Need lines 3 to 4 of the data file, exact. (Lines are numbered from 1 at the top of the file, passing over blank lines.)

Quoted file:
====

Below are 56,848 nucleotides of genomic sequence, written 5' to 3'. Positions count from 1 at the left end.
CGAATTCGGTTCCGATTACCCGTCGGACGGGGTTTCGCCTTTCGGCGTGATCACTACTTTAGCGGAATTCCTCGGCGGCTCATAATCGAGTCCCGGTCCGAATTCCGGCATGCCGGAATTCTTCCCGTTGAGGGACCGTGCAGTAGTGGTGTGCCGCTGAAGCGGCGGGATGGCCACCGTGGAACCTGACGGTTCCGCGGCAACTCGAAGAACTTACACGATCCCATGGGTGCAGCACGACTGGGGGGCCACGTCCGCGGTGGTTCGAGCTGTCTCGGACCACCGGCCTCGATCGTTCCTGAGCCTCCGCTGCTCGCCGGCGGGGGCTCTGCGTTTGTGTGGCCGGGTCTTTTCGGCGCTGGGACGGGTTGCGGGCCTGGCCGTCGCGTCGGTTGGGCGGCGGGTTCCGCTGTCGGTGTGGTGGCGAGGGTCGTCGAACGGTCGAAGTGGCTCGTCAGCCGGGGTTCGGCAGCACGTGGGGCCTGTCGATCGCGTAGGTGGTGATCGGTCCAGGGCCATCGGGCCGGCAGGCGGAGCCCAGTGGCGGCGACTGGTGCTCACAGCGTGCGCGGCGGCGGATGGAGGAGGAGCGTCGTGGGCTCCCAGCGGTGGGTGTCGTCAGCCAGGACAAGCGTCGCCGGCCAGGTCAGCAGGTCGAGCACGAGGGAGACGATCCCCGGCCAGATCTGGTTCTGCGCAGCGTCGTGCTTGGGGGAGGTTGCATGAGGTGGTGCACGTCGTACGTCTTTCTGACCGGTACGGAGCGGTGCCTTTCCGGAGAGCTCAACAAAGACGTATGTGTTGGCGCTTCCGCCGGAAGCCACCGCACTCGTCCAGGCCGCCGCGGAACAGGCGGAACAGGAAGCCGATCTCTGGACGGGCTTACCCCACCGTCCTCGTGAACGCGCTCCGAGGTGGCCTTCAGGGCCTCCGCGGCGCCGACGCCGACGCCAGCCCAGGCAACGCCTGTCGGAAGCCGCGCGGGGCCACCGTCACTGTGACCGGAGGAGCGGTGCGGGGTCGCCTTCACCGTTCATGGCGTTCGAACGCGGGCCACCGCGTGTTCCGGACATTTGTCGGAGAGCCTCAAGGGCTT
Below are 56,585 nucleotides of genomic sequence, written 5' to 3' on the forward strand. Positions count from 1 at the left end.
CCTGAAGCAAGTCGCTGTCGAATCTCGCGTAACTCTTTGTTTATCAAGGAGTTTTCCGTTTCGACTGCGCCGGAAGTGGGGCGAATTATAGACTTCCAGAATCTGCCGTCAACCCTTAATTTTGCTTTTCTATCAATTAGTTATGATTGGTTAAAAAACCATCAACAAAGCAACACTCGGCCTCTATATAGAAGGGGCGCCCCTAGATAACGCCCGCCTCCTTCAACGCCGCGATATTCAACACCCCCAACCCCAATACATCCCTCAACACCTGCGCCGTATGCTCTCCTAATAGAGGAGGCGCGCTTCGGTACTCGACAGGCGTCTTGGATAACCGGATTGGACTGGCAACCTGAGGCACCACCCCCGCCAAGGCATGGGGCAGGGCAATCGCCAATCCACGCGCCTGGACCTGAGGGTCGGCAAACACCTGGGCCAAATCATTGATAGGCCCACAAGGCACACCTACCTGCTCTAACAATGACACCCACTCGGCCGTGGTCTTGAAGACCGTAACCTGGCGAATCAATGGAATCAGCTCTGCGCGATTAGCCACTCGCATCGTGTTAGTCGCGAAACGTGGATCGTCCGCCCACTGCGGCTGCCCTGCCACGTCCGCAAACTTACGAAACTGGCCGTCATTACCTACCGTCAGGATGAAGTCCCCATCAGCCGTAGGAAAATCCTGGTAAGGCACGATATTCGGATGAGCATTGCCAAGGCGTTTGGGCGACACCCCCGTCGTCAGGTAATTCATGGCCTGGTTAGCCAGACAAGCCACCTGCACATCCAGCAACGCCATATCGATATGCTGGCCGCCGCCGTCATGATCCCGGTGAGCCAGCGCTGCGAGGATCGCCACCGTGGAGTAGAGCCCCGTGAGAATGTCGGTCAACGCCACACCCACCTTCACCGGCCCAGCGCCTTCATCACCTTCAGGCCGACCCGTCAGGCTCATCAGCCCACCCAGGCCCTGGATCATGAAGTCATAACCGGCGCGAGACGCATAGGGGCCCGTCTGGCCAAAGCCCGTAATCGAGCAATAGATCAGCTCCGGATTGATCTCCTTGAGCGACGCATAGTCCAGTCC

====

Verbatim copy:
Below are 56,585 nucleotides of genomic sequence, written 5' to 3' on the forward strand. Positions count from 1 at the left end.
CCTGAAGCAAGTCGCTGTCGAATCTCGCGTAACTCTTTGTTTATCAAGGAGTTTTCCGTTTCGACTGCGCCGGAAGTGGGGCGAATTATAGACTTCCAGAATCTGCCGTCAACCCTTAATTTTGCTTTTCTATCAATTAGTTATGATTGGTTAAAAAACCATCAACAAAGCAACACTCGGCCTCTATATAGAAGGGGCGCCCCTAGATAACGCCCGCCTCCTTCAACGCCGCGATATTCAACACCCCCAACCCCAATACATCCCTCAACACCTGCGCCGTATGCTCTCCTAATAGAGGAGGCGCGCTTCGGTACTCGACAGGCGTCTTGGATAACCGGATTGGACTGGCAACCTGAGGCACCACCCCCGCCAAGGCATGGGGCAGGGCAATCGCCAATCCACGCGCCTGGACCTGAGGGTCGGCAAACACCTGGGCCAAATCATTGATAGGCCCACAAGGCACACCTACCTGCTCTAACAATGACACCCACTCGGCCGTGGTCTTGAAGACCGTAACCTGGCGAATCAATGGAATCAGCTCTGCGCGATTAGCCACTCGCATCGTGTTAGTCGCGAAACGTGGATCGTCCGCCCACTGCGGCTGCCCTGCCACGTCCGCAAACTTACGAAACTGGCCGTCATTACCTACCGTCAGGATGAAGTCCCCATCAGCCGTAGGAAAATCCTGGTAAGGCACGATATTCGGATGAGCATTGCCAAGGCGTTTGGGCGACACCCCCGTCGTCAGGTAATTCATGGCCTGGTTAGCCAGACAAGCCACCTGCACATCCAGCAACGCCATATCGATATGCTGGCCGCCGCCGTCATGATCCCGGTGAGCCAGCGCTGCGAGGATCGCCACCGTGGAGTAGAGCCCCGTGAGAATGTCGGTCAACGCCACACCCACCTTCACCGGCCCAGCGCCTTCATCACCTTCAGGCCGACCCGTCAGGCTCATCAGCCCACCCAGGCCCTGGATCATGAAGTCATAACCGGCGCGAGACGCATAGGGGCCCGTCTGGCCAAAGCCCGTAATCGAGCAATAGATCAGCTCCGGATTGATCTCCTTGAGCGACGCATAGTCCAGTCC